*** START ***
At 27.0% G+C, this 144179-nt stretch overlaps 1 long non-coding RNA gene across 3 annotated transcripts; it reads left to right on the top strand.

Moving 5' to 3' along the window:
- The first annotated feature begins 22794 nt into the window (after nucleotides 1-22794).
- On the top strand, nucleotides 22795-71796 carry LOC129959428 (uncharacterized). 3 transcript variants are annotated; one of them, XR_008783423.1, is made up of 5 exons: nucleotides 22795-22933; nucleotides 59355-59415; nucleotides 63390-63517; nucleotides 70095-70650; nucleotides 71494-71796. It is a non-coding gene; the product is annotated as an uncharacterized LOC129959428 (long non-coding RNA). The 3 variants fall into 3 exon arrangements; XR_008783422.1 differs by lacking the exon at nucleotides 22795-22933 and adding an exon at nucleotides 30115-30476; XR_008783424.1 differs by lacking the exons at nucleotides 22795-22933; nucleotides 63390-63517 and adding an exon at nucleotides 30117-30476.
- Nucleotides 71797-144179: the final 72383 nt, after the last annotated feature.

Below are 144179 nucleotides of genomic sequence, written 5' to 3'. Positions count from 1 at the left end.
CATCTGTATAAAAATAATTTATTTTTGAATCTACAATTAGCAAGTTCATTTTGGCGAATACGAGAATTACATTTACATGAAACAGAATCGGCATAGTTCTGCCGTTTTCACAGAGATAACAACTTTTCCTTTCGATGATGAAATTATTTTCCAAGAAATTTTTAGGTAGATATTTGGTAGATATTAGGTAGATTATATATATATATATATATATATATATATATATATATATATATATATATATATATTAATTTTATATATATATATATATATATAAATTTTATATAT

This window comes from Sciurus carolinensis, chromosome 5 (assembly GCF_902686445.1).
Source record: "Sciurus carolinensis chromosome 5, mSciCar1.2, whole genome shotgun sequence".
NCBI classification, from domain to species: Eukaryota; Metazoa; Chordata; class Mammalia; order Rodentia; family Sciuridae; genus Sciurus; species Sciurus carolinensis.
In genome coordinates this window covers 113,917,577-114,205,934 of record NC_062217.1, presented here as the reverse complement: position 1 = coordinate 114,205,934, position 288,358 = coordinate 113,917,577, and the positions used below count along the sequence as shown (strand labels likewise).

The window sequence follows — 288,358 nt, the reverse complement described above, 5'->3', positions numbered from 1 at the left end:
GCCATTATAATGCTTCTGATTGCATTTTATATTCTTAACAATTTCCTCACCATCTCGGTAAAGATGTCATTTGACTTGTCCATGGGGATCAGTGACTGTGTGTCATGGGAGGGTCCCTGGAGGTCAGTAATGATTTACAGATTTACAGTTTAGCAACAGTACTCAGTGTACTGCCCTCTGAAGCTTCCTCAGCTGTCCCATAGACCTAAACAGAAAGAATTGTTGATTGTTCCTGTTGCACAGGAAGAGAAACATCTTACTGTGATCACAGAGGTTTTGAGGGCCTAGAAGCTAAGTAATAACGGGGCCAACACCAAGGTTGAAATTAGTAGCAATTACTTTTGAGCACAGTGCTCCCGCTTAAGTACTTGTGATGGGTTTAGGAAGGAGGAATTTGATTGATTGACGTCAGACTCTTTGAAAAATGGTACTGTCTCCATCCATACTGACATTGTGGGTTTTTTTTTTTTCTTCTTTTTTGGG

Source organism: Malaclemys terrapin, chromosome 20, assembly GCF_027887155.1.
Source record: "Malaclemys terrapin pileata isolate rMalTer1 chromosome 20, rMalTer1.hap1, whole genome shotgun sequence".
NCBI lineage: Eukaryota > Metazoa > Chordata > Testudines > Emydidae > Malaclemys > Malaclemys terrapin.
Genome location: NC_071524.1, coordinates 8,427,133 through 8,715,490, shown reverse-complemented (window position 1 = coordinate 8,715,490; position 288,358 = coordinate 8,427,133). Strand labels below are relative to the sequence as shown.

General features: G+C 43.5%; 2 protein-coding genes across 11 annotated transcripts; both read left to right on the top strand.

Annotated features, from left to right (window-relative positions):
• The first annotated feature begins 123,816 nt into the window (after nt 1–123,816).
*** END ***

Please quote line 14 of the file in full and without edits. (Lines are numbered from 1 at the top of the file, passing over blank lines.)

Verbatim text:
Source organism: Malaclemys terrapin, chromosome 20, assembly GCF_027887155.1.